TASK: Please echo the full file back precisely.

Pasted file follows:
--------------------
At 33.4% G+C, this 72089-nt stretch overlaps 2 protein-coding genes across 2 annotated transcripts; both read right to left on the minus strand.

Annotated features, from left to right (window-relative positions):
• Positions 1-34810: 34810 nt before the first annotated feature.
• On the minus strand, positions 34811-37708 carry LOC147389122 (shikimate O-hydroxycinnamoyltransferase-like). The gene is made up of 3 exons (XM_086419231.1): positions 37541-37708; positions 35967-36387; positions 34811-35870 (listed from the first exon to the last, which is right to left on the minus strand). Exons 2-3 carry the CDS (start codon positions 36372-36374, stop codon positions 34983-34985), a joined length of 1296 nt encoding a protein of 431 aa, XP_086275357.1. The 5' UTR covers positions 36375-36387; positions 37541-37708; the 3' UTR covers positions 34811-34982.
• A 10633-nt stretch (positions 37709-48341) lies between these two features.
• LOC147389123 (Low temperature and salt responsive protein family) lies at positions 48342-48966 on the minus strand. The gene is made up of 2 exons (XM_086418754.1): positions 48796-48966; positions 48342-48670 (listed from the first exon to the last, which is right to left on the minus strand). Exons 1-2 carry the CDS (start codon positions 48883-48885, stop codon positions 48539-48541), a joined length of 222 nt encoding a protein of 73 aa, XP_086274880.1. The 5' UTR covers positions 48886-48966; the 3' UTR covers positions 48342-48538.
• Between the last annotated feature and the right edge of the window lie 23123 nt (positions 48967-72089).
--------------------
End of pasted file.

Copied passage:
At 33.4% G+C, this 72089-nt stretch overlaps 2 protein-coding genes across 2 annotated transcripts; both read right to left on the minus strand.

Annotated features, from left to right (window-relative positions):
• Positions 1-34810: 34810 nt before the first annotated feature.
• On the minus strand, positions 34811-37708 carry LOC147389122 (shikimate O-hydroxycinnamoyltransferase-like). The gene is made up of 3 exons (XM_086419231.1): positions 37541-37708; positions 35967-36387; positions 34811-35870 (listed from the first exon to the last, which is right to left on the minus strand). Exons 2-3 carry the CDS (start codon positions 36372-36374, stop codon positions 34983-34985), a joined length of 1296 nt encoding a protein of 431 aa, XP_086275357.1. The 5' UTR covers positions 36375-36387; positions 37541-37708; the 3' UTR covers positions 34811-34982.
• A 10633-nt stretch (positions 37709-48341) lies between these two features.
• LOC147389123 (Low temperature and salt responsive protein family) lies at positions 48342-48966 on the minus strand. The gene is made up of 2 exons (XM_086418754.1): positions 48796-48966; positions 48342-48670 (listed from the first exon to the last, which is right to left on the minus strand). Exons 1-2 carry the CDS (start codon positions 48883-48885, stop codon positions 48539-48541), a joined length of 222 nt encoding a protein of 73 aa, XP_086274880.1. The 5' UTR covers positions 48886-48966; the 3' UTR covers positions 48342-48538.
• Between the last annotated feature and the right edge of the window lie 23123 nt (positions 48967-72089).